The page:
Aleppo Pepper

I’ve always been curious about this spice, and I finally spotted some at a specialty grocer. Now what?

Would anyone please be so kind as to suggest their favorite prep/recipe for this ingredient? Is there a classic dish from the Levant that uses it?


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I use it as a condiment; I’m especially fond of it on scrambled eggs. (I have no idea how it’s traditionally used though.)

Scrambled or over-easy eggs
Any marinade in which you want a bit of a bite (but not as strong as red pepper flakes)
Sprinkle on top of baked potatoes
Toss Yukon Gold potatoes with olive oil, salt and Aleppo and roast
Mix into ground lamb for kofte
Roast a mess of carrots after tossing with olive oil, and then toss with some pom molasses and Aleppo pepper, salt and parsley

Here’s a spice rub mix from Chef Ana Sortun of Oleana Restaurant in Boston.

  • Exported from MasterCook *

                           Kebob Spice Mix

Recipe By :Ana Sortun
Serving Size : 0 Preparation Time :0:00
Categories : Herb/Spice Mix Lamb

Amount Measure Ingredient – Preparation Method

2 Tbsps ground cumin
2 Tbsps dried oregano – sieved
2 Tbsps dried mint flakes – sieved
1 Tbsp Aleppo chile pepper
1 Tbsp black pepper

In a small bowl, combine all the spices. Store this spice mixture in an airtight container out of direct light for up to 3 months.

““Spice: Flavors of the Eastern Mediterranean” cookbook”
“1/2 c”
- - - - - - - - - - - - - - - - - - -

NOTES : “The dried mint makes this spice mix taste very Turkish; it’s excellent on any grilled meats, especially beef or lamb. At Oleana, we use it on sirloin, skirt, and rib-eye steaks as well as in ground lamb or beef kebobs, also called kofte (see the Ground Beef and Pistachio Kebobs on pg. 236). The combination of spices in this recipe will also work well with any kind of dried bean; it’s particularly tasty when added to black bean soup, bean chili, or any other bean soup. Use this spice mix generously.”


Aleppo peppers are wonderful!!!

I use tons. I use it when cooking both Moroccan and Turkish dishes. It is an essential ingredient in Harissa which I use to spice up tomato sauces and is essential when making Merguez sausages. The soup [which I call Ramadan soup, but is really called Harira] must have some, as must the Turkish red Lentil soup Ezogelin Cobras. Add to roasted eggplant dips, hummus, yogurt dips or labna, sprinkle on flatbreads before baking. Add anywhere you want a warm, spicy glow.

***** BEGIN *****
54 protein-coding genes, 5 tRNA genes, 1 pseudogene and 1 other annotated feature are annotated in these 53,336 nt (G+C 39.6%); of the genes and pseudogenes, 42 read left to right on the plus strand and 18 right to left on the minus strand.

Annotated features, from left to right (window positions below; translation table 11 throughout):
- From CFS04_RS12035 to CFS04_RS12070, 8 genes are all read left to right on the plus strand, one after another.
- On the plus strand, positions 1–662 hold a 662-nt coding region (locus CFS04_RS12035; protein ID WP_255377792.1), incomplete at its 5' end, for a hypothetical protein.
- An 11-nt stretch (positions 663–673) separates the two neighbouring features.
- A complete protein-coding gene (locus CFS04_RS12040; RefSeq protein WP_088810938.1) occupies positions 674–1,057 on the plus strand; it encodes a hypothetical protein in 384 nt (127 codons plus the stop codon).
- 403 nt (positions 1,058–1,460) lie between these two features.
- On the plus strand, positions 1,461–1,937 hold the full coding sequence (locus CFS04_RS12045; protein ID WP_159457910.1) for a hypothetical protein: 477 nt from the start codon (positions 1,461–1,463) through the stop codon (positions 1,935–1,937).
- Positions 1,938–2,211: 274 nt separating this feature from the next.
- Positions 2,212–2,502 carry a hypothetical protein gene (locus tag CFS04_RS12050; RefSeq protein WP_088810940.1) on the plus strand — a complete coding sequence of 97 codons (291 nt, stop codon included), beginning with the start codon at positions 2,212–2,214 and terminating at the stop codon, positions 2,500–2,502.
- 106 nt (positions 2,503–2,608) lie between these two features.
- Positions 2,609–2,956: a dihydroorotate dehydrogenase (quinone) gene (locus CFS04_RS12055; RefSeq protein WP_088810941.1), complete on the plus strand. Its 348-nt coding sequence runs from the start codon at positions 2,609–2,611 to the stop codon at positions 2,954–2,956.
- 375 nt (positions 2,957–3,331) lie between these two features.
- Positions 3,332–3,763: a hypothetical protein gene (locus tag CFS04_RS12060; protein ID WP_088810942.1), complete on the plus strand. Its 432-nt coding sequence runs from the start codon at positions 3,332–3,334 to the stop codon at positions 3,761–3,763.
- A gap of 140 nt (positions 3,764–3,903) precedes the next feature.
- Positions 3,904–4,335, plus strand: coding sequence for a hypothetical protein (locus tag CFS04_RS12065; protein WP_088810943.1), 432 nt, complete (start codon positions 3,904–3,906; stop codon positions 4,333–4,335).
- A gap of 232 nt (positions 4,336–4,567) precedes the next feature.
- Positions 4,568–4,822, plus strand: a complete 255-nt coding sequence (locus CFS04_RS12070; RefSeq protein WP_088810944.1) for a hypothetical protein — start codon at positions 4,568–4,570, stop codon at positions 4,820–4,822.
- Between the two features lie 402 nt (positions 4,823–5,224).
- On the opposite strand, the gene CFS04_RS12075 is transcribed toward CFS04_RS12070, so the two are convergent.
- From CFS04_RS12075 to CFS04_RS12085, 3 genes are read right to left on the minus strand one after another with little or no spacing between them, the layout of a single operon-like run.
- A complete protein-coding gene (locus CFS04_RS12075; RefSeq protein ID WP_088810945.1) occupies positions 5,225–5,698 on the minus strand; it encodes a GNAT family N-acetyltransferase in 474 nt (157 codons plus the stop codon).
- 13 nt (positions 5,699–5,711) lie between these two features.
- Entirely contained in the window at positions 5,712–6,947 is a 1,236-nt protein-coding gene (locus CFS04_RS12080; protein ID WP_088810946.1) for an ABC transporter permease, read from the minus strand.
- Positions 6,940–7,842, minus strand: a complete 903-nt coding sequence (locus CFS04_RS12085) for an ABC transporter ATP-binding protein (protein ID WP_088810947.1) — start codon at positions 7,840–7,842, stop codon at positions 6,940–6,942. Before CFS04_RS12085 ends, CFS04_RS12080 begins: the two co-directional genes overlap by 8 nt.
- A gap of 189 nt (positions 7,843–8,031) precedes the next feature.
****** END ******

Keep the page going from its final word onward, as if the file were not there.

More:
I love that it is a warm taste with some interesting heat. I often combine with Urfa peppers to get a full range of floral notes. Urfa peppers may actually be more used in my kitchen than Aleppos.

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I sprinkle it on grilled pineapple. I think I learned that from a Dorie Greenspan recipe. In my opinion, it goes stale quickly. More like the texture goes stale quickly, if that makes sense.

Thank you all very much!

For years, I read posts on CH and, more recently, here, where Americans would mention Aleppo pepper. Couldnt find it on sale in the UK - not even from specialist mail order suppliers. That said, I wasn’t all that fussed. I enjoy Middle Eastern food and none of my cookbooks mentioned the spice, so I reckoned I wasnt missing that much.

By co-incidence, only last week, I saw another mention of it and decided to Google. Now I found a couple of online suppliers. But, more importantly, they were advertising mainly under a Turkish name of “pul biber”. So, off I went to the shop that sells Eastern Mediterranean products, a few minutes drive away. And there it was. So, I’m now the proud owner of 150g of Aleppo pepper/pul biber, at a cost of £2.20.

All I need now are, like Kaleo, some recipes.


I use it a lot as the finishing touch to a gratin, especially one with a pale finish to it. It really doesn’t have much I can taste in the way of flavor, but a good sprinkling of it over a pan of cauliflower in butter and garlic or anything finished with cream or cheese sauce just makes it more inviting. By the way, if you have a middle-eastern market handy you can buy seven-ounce plastic shaker jars of it for about half what the fancy-spice places charge for around an eighth that much in a tiny bottle. I usually get the Sadaf brand. Probably not Penzey’s quality but I sure can’t tell the difference.

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